Conversions. There’s a lot to discuss. So I’m going to try and keep this simple and stick to one small contributing factor.
A couple of the most recent Internet Marketing consulting gigs I’ve been involved with have been focused on improving conversion rates. Both are websites that don’t struggle getting a decent amount of traffic. The problem is that too many people leave without converting (in both cases the goal is to get people to sign up for a free trial of their service).
In each case there were multiple culprits contributing to low conversion rates. One of the biggest mistakes was the failure to gain people’s trust. Nothing, on either website, told users that the site was legitimate, safe, and could be trusted.
Remember, when someone comes to your website (and it might not be your HOME page by the way) they perform an instant assessment. Among others, they ask themselves two questions,
- “Does this website offer what I’m looking for?”, and
- “Can this website deliver?” – in other words, “Are they full of crap, or are they legit?”
One of the most effective ways to give potential business a quick answer to the second bullet is by using trust icons. These are visual cues that all, in their own way, add the perception of legitimacy and trustworthiness to a website.
Here are my top 5 that I recommend using on your website:
1. Better Business Bureau Accredited Business
If you run a website that does any business in the US, this is the best trust icon. It screams legitimate business. Best of all, it links to the businesses profile and rating with the BBB. If your company doesn’t have a good rating, get that taken care of first before adding this icon to your website. Posting a link to a C+ rating will do more harm than good.
2. Associations / Trade Groups / Memberships
Any business that is part of a larger association or group of companies should leverage that membership and feature that icon on their website. For example, let’s say you’re a realtor. I would recommend having the National Association of Realtors icon on your website. Number one, it’s a quick sign that your firm can be trusted. Number two, I’d be willing to bet it’s a differentiator with your competition. If someone comparing your site to a close competitor sees that icon on your website and not on the other, that may be enough to call you and not the other firm.
Details: it depends on the association. Some will offer an icon with a membership. Some memberships are free and other paid.
If your website processes payments, then it has to have an icon saying that their information will be safe. Examples of icons for payment are PayPal, Authorize.net, Thawte, and Verisign. Each example, in their own way, tells the user that they can feel good about taking their credit card out of their wallet and forking over those hard earned dollars to buy your product or service. Like #2, the biggest error is in this category is the error of omission. When a website doesn’t talk about how payments are processed safely, that’s when a red flag goes up.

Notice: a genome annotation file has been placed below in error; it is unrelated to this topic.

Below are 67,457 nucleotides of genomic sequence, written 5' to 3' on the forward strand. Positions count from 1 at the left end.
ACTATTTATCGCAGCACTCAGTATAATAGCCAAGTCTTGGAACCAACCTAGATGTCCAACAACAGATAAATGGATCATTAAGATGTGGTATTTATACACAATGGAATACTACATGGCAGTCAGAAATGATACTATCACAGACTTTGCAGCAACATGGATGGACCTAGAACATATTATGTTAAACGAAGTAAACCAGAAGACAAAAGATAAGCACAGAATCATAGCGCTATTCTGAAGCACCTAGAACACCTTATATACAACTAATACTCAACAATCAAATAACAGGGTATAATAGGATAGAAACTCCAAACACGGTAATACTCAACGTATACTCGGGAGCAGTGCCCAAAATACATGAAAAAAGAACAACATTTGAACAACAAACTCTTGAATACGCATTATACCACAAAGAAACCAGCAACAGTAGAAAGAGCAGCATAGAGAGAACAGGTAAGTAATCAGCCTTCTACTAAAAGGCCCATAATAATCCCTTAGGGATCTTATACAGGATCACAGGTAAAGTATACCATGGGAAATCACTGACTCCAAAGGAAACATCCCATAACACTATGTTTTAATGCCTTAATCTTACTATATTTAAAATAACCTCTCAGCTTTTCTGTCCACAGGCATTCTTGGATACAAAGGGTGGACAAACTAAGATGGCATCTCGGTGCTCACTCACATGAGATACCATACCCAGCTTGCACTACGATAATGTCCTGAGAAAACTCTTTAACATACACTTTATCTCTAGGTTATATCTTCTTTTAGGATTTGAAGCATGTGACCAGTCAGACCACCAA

Details: in most cases these icons are free. Many payment gateways (like Authorize.net for example) make it really easy to add their icon to your site (because they get the added benefit of an inbound link).
4. McAfee Secure
This one should look familiar because it’s seemingly everywhere. It’s becoming so prevalent that it’s almost a “must have”, which is why it made my list. These days it’s weird when websites don’t have it (btw, great business model for McAfee). This icons says to people that the website can be trusted because it is safe.
Details: this is another premium icon. It’s close to $1,000 per year, so it’s not cheap. The requirements for getting the icon are relatively easy as long as the site is hosted with a legit hosting company. This does work with hosting on shared servers, so you don’t have to have your own dedicated machine to get this.
5. US Flag
Your first instinct might be that adding the stars and stripes is a cheesy 1997 website move that doesn’t belong in today’s real-time web. I’d say you’re wrong. There are plenty of industries where consumers feel better knowing that the website is owned and operated in the US, and not in Europe or Asia. For example, the tax industry. I know from working with clients in that industry that there are companies based in Eastern Europe that perform all kinds of tax preparation and accounting tasks. Think about it, would the average US taxpayer want someone in Europe storing their data and advising them on tax issues? Probably not. But those sites based elsewhere do every well. No one ever thinks it might be operated out of the country. The flag is a subtle way of showing that a business is based and operated in the US. If people assume that means it’s more safe or legitimate, then why not take advantage of that?
Details: there are no requirements (other than being honest about the business being located in the US). And it’s free! I’m sure you are resourceful enough to find the flag somewhere on the web.
The last thing I’ll say is if you buy into the trust icon theory, then don’t hide your icons. Make them prominent so people can see them.
What are your thoughts on trust icons? What do you think my list? What’s missing? Let’s discuss in the comment section below.